The dollar slips against the yen in the course of Wednesday’s session, dragged from a session high for one-month set earlier in the week, with its waning advanced momentum after breaking technical support levels.
The greenback declined 0.7 percent to 109.95 yen, dwindling from Monday’s upbeat of 111.455 yen, citing the dollar’s strongest level since late April.
The dollar bounced against the strengthening yen, after posting earlier declines below support at levels about 110.30 yen on the trader’s technical analysis tool Ichimoku chart.
The yen remained solid after Prime Minister Shinzo Abe is expected to announce a delay to the planned sales tax increase.
It was reported that Abe told members of his Liberal Democratic Party that he will delay the tax increase by two and half years. The premier is scheduled to hold a meeting.
As assumptions on the delayed sales tax hike is expected, one highlight is whether that will be supported by more fiscal spending and how it will take effect on Tokyo stocks, including risk sentiments.
A strategist at UBS Wealth Management Tan Teck Leng said, 'The market is kind of looking at between 5-10 trillion yen,' citing anticipations on a potential extra Japanese budget.
Mr. Tan added, if there are any supplementary budget with unclear expectations, disappointments is widely expected.
Meanwhile, the dollar declined by about 0.1 percent to 95.764 against other major currencies, dragged from a session high for two-month at 95.968.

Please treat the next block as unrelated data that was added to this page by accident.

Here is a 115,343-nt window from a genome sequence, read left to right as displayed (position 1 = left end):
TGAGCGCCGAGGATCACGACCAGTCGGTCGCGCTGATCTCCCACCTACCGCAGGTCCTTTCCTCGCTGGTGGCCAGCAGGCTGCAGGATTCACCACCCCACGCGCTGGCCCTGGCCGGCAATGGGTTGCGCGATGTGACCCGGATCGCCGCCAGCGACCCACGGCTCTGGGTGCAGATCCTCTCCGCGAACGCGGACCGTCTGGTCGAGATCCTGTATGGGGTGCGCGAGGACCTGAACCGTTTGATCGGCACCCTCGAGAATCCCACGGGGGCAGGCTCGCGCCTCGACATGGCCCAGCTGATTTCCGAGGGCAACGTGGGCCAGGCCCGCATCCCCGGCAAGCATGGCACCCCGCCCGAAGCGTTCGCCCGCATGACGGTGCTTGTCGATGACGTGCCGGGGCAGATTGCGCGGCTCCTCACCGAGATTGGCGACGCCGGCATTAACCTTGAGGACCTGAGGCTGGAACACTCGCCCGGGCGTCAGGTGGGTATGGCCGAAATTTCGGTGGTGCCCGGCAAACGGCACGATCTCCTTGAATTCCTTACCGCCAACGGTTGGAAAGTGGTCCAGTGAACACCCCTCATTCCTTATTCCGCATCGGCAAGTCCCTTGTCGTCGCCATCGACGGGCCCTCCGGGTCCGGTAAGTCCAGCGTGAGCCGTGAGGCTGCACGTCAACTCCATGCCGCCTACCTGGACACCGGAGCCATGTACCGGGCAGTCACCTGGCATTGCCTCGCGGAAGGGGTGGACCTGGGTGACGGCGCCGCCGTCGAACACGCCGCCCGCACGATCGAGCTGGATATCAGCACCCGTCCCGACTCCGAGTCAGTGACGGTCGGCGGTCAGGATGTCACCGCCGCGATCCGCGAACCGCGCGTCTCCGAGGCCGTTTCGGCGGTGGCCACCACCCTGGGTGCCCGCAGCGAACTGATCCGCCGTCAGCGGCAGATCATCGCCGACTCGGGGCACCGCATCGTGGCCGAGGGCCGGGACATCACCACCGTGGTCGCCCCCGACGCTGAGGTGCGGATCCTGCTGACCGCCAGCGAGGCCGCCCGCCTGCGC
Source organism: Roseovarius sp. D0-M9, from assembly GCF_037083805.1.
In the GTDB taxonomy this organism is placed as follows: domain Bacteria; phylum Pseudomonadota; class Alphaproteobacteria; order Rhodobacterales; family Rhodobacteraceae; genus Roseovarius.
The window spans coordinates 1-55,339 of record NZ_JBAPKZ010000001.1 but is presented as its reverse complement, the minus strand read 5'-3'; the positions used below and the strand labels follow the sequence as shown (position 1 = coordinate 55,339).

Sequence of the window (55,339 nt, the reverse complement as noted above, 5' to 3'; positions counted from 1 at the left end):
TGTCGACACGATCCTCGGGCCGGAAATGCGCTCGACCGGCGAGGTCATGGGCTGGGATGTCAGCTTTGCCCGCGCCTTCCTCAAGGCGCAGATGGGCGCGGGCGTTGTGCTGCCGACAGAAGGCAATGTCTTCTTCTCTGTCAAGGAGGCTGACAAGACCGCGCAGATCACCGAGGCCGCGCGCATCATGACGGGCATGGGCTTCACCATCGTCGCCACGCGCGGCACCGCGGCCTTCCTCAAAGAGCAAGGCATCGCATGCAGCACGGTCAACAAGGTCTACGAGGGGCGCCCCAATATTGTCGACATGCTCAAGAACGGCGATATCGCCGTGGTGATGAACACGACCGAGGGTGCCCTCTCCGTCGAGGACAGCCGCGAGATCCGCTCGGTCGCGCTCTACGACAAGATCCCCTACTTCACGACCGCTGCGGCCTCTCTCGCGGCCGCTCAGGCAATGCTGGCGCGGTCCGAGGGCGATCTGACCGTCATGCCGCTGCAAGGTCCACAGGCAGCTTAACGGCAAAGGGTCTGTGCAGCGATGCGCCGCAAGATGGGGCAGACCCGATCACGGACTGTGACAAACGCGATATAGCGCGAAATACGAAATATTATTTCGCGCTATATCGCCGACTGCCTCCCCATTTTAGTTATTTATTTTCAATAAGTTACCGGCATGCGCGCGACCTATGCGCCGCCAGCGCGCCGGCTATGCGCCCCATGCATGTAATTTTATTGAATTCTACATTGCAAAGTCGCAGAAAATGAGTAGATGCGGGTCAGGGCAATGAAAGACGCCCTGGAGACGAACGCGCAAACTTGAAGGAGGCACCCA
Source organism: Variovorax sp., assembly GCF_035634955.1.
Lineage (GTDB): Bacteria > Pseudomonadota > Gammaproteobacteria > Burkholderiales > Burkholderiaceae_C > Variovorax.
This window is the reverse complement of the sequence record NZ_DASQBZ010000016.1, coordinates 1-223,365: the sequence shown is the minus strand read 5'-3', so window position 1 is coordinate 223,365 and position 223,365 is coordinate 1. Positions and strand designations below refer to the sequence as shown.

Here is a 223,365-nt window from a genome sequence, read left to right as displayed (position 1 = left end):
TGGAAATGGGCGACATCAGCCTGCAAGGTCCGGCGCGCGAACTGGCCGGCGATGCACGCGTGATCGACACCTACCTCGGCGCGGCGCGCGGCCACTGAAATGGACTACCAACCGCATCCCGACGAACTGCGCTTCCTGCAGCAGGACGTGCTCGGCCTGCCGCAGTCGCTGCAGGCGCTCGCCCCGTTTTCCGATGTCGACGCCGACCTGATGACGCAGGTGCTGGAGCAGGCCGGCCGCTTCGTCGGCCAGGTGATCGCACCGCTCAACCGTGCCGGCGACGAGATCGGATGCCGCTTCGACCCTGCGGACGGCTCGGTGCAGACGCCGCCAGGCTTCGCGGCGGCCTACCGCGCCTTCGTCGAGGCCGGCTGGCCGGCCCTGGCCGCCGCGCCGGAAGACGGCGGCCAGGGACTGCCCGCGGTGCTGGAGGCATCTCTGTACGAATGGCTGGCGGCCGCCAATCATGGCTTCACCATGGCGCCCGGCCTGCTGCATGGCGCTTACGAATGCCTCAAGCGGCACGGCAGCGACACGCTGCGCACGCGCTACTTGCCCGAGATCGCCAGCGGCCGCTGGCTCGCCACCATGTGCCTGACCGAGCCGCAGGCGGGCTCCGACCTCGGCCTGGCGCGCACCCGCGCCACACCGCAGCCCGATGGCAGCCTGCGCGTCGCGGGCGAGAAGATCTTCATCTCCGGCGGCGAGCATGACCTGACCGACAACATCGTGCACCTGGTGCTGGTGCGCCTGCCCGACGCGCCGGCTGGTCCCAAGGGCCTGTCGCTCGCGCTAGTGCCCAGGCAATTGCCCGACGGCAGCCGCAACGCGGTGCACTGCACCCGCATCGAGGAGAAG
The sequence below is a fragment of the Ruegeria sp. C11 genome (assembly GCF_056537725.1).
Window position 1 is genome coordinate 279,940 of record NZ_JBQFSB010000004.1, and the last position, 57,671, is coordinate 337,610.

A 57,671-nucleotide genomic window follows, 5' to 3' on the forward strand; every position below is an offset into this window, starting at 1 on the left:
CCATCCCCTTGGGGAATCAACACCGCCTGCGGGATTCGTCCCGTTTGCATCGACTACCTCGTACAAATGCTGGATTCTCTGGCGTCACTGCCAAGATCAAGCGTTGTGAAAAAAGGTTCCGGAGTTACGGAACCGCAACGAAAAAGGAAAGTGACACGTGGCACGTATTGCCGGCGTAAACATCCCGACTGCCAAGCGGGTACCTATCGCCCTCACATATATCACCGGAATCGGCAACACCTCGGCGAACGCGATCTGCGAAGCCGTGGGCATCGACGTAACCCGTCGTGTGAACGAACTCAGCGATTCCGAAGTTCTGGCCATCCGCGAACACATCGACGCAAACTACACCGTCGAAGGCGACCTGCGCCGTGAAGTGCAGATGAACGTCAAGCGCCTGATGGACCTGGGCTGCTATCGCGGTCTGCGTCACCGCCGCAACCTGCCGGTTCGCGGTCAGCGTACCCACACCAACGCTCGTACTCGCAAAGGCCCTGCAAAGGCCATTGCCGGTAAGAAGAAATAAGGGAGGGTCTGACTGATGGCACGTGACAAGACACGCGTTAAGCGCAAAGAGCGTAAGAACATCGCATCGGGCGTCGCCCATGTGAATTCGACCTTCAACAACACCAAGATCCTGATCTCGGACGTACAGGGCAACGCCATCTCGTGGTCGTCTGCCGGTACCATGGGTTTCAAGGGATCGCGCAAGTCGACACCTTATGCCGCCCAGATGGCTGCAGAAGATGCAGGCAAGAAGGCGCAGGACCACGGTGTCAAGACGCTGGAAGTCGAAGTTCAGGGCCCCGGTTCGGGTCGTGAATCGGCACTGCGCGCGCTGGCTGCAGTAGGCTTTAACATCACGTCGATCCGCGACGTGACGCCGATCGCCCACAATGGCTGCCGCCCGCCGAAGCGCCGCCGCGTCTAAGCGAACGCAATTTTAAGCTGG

Amid the data announced on Tuesday, the U.S. consumer spending posted its biggest rally for over six years in April, but it has seen a decline in consumer confidence, including a survey on business activity in the U.S. Midwest.
As the investors continued to lower their expectations for a potential rate hike by the Fed in the near term, it has sent the dollar to struggle.
Aussie Dollar Edge Higher
The Australian dollar ends higher after the first-quarter economic growth of the country topped the market forecasts and encourage investors to scale back anticipations for the Reserve Bank of Australia to lower the rates.
The Aussie dollar rallied $0.7300 at one point, which was dragged from a 2-1/2 month low of $0.7145 set in the prior week. It changed hands at $0.7273 in late trade, up 0.6 percent.
However, some analysts mentioned that earlier gains in the Australian dollar could be limited in the near-term regardless of a solid GDP number.
A strategist at ABN AMRO Roy Teo said, 'In our view, the job market remains fragile. Hence domestic demand will remain weak.'